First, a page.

The patients also have a poor attitude towards nurse practitioners. Sometimes they will straight up tell us “I haven’t seen a doctor the whole time I have been here. I saw John last time and now I am seeing you”. As if it’s such a bad thing…

I have been trying to get the other nurse practitioners to stand up for themselves as well, but it recently caused some out lash by the medical director.

Will this experience encourage me or deter me from accepting a permanent traveling gig from this company? Only time will tell…..

Anyone experience poor treatment in a work setting as a nurse practitioner vs the physicians?

 

 

Locum Tenens Blogs – December 2017

Happy Holidays everyone! Here are some interesting articles and finds from around the web this month about working in locum tenens.

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LocumTenens.com has a non-profit website MedicalMissions.org which connects providers with medical missions abroad. You just select which dates you are available and which country you want to go to and it will list various global volunteer opportunities. This year MedicalMissions.org honored a nurse practitioner for her time volunteering in Guatemala over the past 18 years. Read her story here.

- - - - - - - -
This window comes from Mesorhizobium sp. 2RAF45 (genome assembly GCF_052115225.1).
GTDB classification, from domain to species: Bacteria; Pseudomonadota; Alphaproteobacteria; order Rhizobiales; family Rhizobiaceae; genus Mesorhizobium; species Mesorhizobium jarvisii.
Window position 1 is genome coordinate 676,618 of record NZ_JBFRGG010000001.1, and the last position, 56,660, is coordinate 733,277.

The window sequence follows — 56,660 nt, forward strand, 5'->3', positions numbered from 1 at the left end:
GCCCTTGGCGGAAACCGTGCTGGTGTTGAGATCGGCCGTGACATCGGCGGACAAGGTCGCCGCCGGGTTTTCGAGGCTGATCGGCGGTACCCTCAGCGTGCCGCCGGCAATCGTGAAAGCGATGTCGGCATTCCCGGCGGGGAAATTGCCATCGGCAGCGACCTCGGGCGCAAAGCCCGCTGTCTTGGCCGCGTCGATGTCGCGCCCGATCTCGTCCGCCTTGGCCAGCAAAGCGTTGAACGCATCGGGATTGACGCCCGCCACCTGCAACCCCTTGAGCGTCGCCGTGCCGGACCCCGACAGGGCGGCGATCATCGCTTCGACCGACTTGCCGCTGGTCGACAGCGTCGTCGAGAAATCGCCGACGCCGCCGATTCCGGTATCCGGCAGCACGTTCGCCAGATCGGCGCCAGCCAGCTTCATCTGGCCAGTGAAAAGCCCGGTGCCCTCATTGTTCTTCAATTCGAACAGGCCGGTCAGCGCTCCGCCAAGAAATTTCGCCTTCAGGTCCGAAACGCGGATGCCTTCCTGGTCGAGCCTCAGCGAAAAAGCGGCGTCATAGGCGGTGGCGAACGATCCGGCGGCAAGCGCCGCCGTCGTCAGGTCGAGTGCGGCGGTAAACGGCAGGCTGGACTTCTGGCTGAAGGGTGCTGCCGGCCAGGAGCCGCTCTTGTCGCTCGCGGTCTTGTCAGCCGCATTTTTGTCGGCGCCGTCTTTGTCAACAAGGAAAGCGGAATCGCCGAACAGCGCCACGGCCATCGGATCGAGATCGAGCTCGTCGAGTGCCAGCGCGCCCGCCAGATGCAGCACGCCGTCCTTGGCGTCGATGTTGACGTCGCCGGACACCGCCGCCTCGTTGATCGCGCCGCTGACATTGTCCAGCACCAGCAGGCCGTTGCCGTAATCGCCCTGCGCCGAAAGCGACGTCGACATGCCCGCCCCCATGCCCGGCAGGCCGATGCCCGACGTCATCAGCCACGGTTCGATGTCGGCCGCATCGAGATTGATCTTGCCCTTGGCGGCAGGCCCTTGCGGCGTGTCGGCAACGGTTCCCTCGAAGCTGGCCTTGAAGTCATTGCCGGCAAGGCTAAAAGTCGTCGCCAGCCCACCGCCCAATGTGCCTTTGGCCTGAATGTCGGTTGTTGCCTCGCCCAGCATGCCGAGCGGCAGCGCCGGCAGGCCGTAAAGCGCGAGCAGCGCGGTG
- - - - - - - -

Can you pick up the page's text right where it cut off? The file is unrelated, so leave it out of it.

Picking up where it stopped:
Certifications for Nurse Practitioners: How to Increase Your Job Opportunities

Certifications for Nurse Practitioners can make your resume stand out, increase your job opportunities, and even boost your salary.

 

4 Tips for a Smooth Transition to Locum Tenens Work

A locum who works in ambulatory primary care settings shares four basic tips to help you get started with locum tenens jobs.

 

Is Telehealth Personal? Exploring Telemedicine Efficiency and Patient Care 

Because the technology is fairly new, patients unfamiliar with telemedicine may not fully trust it. This article illustrates two providers perspectives about telemedicine efficiency and patient care.

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ZDoggMD and Barton Talk Burnout:

Check out this video with Dr. Zubin Damania, also known as ZDoggMD, for a recent episode of “Incident Report.” Let’s beat professional burnout in healthcare together!

 

 

Trip to Virginia